Paxman: Enduring Parkinson’s Flashback: The way he’s dealing with his slow physical decline is inspirational in its own grumpy way

The most striking thing about Parkinson’s disease, as we learn from Jeremy Paxman Paxman: Endure Parkinson’s (ITV), is the way it just sneaks up and ambushes people. In this rather touching and very candid account of his life since he was officially diagnosed 18 months ago, Paxman explains that he only knew he had the disease after being rushed to the hospital when he slipped on ice and some suffered cuts on his face.

“I was in a real mess in the ER and the doctor said, ‘I think you have Parkinson’s.’ And it turns out he was watching University Challenge and he had noticed that my face had got what is called the “Parkinson’s mask”. I wasn’t as ebullient and effusive as I used to be. I had no idea.”

And so the tests were conducted, and at the age of 72, Paxman’s life was changed forever. But as Paxman puts it, “I don’t live with it, I put up with it” — hence the documentary’s title. It’s part of how this powerful, brilliant, lovely man balances what he calls the “shame of Parkinson’s” — the embarrassment at the shaking and stumbling that drives too many into isolation. He refuses to succumb to “poor little me syndrome”. As you would expect.

The way Paxman endures his slow physical decline is inspirational in its own grumpy way. The puffy hair is now white; face fuller but also slower to react, just like the Doc noticed. He walks cautiously, with the help of a cane, and he takes some antidepressants, which work well and leave him in a semi-permanent state of “dry merriment.”

Still, Paxman is mostly his quirky old self. He refuses to meet friends for drinks; he walks his pet spaniel as usual, although now it’s more of a hassle to bend down to scoop the poop; and he’s just giving up his radio. A writer and journalist of rare caliber, he can’t help but be curious about this still-mysterious disease and is keen to embark on this somewhat uncertain voyage of discovery. Just like when he was in the news night He asks the right questions of chairmen – although he is less aggressive towards doctors and medical researchers than he is famously towards the likes of Michael Howard.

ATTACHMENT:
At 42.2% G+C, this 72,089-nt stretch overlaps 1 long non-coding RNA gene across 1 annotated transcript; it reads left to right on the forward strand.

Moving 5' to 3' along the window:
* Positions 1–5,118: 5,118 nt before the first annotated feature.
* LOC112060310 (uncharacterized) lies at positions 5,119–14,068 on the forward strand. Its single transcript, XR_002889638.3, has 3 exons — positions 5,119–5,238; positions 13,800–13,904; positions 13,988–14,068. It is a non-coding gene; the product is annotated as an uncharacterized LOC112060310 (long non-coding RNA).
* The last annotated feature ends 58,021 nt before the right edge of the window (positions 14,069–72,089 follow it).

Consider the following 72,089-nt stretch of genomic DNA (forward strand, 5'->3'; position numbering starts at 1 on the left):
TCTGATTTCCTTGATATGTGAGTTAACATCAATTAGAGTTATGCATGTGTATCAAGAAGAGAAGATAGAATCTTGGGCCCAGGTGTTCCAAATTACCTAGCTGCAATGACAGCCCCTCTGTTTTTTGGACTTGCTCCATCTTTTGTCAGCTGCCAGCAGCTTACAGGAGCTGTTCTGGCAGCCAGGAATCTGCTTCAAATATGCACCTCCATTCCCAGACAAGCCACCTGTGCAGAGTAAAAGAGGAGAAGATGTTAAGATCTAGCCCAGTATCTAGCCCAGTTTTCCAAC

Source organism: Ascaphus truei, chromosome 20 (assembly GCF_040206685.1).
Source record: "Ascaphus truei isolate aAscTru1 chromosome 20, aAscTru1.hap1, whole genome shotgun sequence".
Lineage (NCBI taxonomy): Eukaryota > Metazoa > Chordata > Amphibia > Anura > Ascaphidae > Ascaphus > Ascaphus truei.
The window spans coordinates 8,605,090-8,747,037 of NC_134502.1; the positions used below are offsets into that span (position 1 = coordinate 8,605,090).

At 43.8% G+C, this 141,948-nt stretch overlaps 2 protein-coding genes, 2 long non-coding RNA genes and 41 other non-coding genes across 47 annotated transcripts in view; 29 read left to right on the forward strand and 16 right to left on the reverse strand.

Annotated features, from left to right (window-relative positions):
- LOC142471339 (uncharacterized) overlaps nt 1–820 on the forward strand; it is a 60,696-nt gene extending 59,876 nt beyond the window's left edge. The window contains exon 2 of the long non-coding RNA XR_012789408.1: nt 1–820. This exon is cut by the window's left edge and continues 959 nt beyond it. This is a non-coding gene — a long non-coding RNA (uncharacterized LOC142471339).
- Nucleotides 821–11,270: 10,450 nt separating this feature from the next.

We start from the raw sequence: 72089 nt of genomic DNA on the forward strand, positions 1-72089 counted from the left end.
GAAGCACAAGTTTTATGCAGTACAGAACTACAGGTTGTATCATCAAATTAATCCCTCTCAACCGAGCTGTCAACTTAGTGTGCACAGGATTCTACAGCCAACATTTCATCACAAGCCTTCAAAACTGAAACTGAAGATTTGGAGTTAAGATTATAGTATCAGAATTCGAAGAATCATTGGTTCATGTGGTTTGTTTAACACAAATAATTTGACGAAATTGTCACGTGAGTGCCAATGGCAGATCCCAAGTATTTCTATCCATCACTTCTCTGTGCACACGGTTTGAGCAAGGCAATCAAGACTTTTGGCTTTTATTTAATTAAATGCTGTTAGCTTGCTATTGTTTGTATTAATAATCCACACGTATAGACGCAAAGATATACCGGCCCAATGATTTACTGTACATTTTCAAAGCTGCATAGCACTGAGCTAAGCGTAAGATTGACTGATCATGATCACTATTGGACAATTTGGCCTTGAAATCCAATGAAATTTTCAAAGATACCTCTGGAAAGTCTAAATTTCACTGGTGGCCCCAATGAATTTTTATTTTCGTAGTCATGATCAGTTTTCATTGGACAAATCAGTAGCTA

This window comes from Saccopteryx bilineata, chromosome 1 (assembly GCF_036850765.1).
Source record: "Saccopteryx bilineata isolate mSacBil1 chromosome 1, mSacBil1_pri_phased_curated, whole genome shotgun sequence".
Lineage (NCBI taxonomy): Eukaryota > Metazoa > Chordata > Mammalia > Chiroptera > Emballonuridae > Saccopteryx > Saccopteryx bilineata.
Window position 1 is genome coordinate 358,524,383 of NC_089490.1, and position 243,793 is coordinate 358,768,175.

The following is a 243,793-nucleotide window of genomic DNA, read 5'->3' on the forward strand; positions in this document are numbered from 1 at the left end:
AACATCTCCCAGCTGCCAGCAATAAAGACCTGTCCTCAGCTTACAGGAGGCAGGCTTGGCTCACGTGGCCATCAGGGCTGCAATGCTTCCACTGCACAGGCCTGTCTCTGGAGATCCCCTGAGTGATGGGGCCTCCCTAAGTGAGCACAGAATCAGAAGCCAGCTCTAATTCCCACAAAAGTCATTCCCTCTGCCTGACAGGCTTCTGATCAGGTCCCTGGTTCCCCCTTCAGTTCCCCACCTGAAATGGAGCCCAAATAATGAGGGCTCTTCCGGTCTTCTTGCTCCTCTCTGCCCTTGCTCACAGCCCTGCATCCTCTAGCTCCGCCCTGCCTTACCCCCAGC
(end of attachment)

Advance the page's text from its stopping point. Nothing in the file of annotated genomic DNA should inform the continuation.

In this one-off 60-minute special, Paxman sets out to meet some remarkable people. A lady in Scotland can ‘smell’ Parkinson’s on someone even before it’s diagnosed – Paxman moderately stinks at her Parkinson’s smell festival. When scientists tested Joy Milne’s unlikely gift, they found that she “failed” to detect the disease in only one person who was found to have it but had not yet been diagnosed. They’re now trying to convert their olfactory talent into a standardized test so they don’t have to sniff out the entire population.

Paxo also has a lot of fun learning bowling in a group for ‘affected’ – if that’s the right word – and taking a therapy dance class with the English National Ballet, which really helps alleviate the physical symptoms. He meets experts at the forefront of research, including some dopamine and surgery specialists, and watches a brain being cut open, almost like a butcher’s shop, to better understand what happened to his basal ganglia — which sounds like it like the answer to a University Challenge Question.

There is a touching scene with Jane Asher, President of Parkinson’s UK, when Jeremy overwrites his own brain for use in medical research after his death. He presents it to her metaphorically by signing a standard disclaimer, and she accepts Paxo’s gray matter with glee, like a cake baked from one of her own recipes for the bring-and-buy sale for charity. The great man’s impressive organ is now being examined, inlaid and dissected, much like one of his political victims. It’s a fun old world.

Paxman’s point is that Parkinson’s is certainly cruel and often misunderstood, but that doesn’t mean you have to feel bullied or pitied. There is no cure, but treatments exist and knowledge is increasing. It is now believed to be a disease of aging and changes in metabolism and has no neurological cause. There’s hope, though Paxman doesn’t seem ready to use the word.

Two prominent broadcasters and Paxman colleagues have recently come out with the disease – former BBC journalists Mark Mardell and Rory Cellan-Jones – and many of our national treasures have had Parkinson’s: John Betjeman, Terry-Thomas, Billy Connolly and Ozzy Osbourne. Paxman catches up with Osbourne’s wife Sharon to discuss it – we don’t get to see the Black Sabbath star and, as honest as she can be, she says “life just stops”.

Parkinson’s is uncommon – around one in 37 people in the UK will develop it – but it is not uncommon and we should all understand that it does not ‘wipe out’ a person. In a few weeks, Paxman will be recording its final issue of University Challenge, which he’s sad about, but shouldn’t be allowed to disappear from our screens. He just puts up with it, and if he can, the rest of us can too. Paxman: Enduring Parkinson’s Flashback: The way he’s dealing with his slow physical decline is inspirational in its own grumpy way


JOE HERNANDEZ is a USTimeToday U.S. News Reporter based in London. His focus is on U.S. politics and the environment. He has covered climate change extensively, as well as healthcare and crime. JOE HERNANDEZ joined USTimeToday in 2022 from the Daily Express and previously worked for Chemist and Druggist and the Jewish Chronicle. He is a graduate of Cambridge University. Languages: English. You can get in touch with me by emailing

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